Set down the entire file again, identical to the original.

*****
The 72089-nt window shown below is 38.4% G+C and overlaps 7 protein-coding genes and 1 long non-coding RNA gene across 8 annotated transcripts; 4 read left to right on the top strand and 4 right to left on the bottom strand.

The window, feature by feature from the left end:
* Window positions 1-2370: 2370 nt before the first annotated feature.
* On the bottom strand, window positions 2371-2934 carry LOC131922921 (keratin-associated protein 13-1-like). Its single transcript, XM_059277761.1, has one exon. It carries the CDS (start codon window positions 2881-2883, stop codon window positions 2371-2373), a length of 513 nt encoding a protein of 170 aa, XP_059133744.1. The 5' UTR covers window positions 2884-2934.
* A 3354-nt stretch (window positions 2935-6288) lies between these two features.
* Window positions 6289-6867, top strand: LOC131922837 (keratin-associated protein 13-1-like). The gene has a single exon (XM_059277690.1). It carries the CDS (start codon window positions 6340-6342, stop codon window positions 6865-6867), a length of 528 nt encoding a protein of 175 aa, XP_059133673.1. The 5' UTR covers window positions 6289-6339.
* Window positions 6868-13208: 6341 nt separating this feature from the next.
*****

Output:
The 72089-nt window shown below is 38.4% G+C and overlaps 7 protein-coding genes and 1 long non-coding RNA gene across 8 annotated transcripts; 4 read left to right on the top strand and 4 right to left on the bottom strand.

The window, feature by feature from the left end:
* Window positions 1-2370: 2370 nt before the first annotated feature.
* On the bottom strand, window positions 2371-2934 carry LOC131922921 (keratin-associated protein 13-1-like). Its single transcript, XM_059277761.1, has one exon. It carries the CDS (start codon window positions 2881-2883, stop codon window positions 2371-2373), a length of 513 nt encoding a protein of 170 aa, XP_059133744.1. The 5' UTR covers window positions 2884-2934.
* A 3354-nt stretch (window positions 2935-6288) lies between these two features.
* Window positions 6289-6867, top strand: LOC131922837 (keratin-associated protein 13-1-like). The gene has a single exon (XM_059277690.1). It carries the CDS (start codon window positions 6340-6342, stop codon window positions 6865-6867), a length of 528 nt encoding a protein of 175 aa, XP_059133673.1. The 5' UTR covers window positions 6289-6339.
* Window positions 6868-13208: 6341 nt separating this feature from the next.